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A Web-based module and online video for pain management education for caregivers of children with fractures: A randomized controlled trial. CJEM 2018 Nov;20(6):882-891

Date

10/19/2017

Pubmed ID

29041997

DOI

10.1017/cem.2017.414

Scopus ID

2-s2.0-85057233330   4 Citations

Abstract

UNLABELLED: IntroductionOver 80% of children experience compromise in functioning following a fracture. Digital media may improve caregiver knowledge of managing fracture pain at home.

OBJECTIVES: To determine whether an educational video was superior to an interactive web-based module (WBM) and verbal instructions, the standard of care (SOC).

METHODS: This randomized trial included caregivers of children 0-17 years presenting to the emergency department (ED) with non-operative fractures. Primary outcome was the gain score (pre-post intervention) on a 21-item questionnaire testing knowledge surrounding pain recognition and management for children with fractures. Secondary outcomes included survey of caregiver confidence in managing pain (five-item Likert scale), number of days with difficulty sleeping, before return to a normal diet, and work/school missed.

RESULTS: We analyzed 311 participants (WBM 99; video 108; SOC 104) with a mean (SD) child age of 9.6 (4.2) years, of which 125/311 (40.2%) were female. The video (delta=2.3, 95% CI: 1.3, 3.3; p<0.001) and WBM (delta=1.6; 95% CI: 0.5, 2.6; p=0.002) groups had significantly greater gain scores than the SOC group. The mean video gain score was not significantly greater than WBM (delta=0.7; 95% CI: -0.3, 1.8; p=0.25). There were no significant differences in caregiver confidence (p=0.4), number of absent school days (p=0.43), nights with difficulty sleeping (p=0.94), days before return to a normal diet (p=0.07), or workdays missed (p=0.95).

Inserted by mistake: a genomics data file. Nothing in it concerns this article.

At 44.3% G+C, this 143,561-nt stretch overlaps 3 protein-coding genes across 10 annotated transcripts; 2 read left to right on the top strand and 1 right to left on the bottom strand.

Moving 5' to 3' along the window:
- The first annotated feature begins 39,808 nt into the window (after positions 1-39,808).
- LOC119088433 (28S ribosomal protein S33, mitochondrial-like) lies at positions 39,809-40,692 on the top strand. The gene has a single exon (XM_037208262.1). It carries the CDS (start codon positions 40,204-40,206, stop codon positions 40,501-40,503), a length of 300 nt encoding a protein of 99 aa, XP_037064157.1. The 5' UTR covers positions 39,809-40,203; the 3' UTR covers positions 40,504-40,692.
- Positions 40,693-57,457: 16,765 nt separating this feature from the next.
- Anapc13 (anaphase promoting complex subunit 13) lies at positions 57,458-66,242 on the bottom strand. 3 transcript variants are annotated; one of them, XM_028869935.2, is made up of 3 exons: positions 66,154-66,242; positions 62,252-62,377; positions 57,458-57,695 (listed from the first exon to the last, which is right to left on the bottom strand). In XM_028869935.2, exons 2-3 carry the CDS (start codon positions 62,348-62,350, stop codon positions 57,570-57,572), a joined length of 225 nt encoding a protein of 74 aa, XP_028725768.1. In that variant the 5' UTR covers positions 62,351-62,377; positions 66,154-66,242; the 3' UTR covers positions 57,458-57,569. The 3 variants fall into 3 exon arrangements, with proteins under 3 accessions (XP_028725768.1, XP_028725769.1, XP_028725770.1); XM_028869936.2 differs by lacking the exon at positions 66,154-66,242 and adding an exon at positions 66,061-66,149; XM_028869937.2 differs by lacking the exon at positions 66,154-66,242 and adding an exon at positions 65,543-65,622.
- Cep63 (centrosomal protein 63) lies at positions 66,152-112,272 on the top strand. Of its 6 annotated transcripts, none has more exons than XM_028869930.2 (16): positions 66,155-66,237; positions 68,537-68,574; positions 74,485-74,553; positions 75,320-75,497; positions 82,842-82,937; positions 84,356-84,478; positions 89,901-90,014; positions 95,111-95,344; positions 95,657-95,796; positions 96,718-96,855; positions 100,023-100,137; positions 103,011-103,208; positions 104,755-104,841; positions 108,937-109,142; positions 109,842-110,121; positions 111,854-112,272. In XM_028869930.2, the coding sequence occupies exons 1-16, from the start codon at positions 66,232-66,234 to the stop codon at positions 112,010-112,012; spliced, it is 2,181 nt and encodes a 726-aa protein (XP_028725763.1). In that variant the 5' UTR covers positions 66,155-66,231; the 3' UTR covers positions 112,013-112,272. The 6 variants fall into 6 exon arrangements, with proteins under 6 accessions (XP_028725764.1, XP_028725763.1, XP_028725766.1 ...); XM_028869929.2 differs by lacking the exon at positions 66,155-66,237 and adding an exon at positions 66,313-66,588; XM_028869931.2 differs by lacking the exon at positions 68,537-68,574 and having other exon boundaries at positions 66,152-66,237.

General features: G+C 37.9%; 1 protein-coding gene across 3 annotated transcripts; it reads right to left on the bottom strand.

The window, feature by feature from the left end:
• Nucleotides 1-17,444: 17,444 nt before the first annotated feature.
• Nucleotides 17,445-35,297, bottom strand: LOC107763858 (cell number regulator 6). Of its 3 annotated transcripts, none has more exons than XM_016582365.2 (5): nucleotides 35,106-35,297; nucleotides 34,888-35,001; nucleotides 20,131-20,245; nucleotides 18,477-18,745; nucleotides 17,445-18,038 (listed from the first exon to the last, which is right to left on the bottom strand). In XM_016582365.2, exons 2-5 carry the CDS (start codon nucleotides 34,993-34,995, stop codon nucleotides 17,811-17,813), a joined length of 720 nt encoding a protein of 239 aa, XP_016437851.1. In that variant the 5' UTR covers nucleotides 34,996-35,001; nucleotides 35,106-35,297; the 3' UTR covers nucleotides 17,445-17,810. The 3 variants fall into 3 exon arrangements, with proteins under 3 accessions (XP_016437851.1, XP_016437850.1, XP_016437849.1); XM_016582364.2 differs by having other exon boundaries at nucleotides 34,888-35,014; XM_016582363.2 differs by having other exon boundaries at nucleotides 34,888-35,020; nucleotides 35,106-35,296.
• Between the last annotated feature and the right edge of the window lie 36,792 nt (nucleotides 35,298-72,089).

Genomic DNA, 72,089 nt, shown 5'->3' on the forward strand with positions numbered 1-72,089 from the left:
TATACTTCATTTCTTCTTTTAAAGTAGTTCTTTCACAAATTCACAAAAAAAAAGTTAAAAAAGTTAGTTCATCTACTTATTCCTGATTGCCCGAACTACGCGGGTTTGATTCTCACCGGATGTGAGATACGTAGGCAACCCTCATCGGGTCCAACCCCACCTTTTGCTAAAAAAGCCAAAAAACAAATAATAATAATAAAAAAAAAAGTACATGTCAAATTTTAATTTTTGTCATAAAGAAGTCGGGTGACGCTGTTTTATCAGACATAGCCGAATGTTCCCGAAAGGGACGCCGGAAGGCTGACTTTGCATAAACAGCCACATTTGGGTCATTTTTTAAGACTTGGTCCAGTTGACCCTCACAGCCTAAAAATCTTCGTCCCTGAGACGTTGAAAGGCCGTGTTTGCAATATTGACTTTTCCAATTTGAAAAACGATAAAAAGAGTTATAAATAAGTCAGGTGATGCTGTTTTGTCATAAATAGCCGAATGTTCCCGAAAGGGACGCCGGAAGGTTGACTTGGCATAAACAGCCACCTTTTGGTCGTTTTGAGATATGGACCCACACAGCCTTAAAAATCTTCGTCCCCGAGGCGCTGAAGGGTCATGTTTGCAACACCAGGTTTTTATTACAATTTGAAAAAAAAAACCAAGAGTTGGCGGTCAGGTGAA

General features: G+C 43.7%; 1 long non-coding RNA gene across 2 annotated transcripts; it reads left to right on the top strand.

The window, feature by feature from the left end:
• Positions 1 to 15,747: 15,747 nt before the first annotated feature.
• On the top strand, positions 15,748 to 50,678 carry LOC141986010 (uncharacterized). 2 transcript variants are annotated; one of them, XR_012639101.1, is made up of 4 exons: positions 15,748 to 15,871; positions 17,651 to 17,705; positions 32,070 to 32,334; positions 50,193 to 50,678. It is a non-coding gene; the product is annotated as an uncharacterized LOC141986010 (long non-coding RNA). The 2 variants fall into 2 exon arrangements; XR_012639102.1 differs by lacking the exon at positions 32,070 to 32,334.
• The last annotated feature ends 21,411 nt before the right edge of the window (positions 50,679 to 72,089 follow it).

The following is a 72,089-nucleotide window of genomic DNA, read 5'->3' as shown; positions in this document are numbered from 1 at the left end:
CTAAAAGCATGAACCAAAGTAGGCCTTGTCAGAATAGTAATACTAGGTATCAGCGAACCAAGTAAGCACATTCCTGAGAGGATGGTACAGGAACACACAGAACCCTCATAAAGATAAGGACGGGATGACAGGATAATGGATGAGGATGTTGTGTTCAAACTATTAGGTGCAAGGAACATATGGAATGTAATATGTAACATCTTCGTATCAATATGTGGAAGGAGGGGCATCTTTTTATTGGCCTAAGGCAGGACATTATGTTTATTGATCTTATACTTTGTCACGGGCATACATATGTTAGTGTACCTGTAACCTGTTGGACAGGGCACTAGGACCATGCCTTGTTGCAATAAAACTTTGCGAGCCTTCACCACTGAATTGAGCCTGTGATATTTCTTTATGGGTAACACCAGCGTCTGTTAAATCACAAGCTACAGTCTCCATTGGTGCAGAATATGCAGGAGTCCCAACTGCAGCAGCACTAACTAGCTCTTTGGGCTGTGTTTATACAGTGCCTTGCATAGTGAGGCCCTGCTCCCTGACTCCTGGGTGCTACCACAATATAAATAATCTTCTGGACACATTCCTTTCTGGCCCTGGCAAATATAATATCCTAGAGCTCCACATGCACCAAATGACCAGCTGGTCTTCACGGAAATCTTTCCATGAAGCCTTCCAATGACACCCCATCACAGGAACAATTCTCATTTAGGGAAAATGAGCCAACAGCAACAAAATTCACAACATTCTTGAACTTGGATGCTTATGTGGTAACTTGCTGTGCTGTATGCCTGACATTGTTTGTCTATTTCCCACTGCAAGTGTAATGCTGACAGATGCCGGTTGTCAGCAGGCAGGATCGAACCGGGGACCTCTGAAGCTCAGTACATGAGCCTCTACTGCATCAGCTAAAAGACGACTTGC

CONCLUSIONS: A web-based module and online video are superior to verbal instructions for improving caregiver knowledge on management of children's fracture pain without improvement in functional outcomes.

Author List

Golden-Plotnik S, Ali S, Drendel AL, Wong T, Ferlisi F, Todorovich S, Canton K, Miller M, Younan J, Elsie S, Poonai N

Author

Amy L. Drendel DO Professor in the Pediatrics department at Medical College of Wisconsin




MESH terms used to index this publication - Major topics in bold

Adolescent
Caregivers
Child
Child, Preschool
Emergency Service, Hospital
Female
Fractures, Bone
Health Education
Health Knowledge, Attitudes, Practice
Humans
Infant
Infant, Newborn
Internet
Male
Pain
Pain Management
Retrospective Studies
Video Recording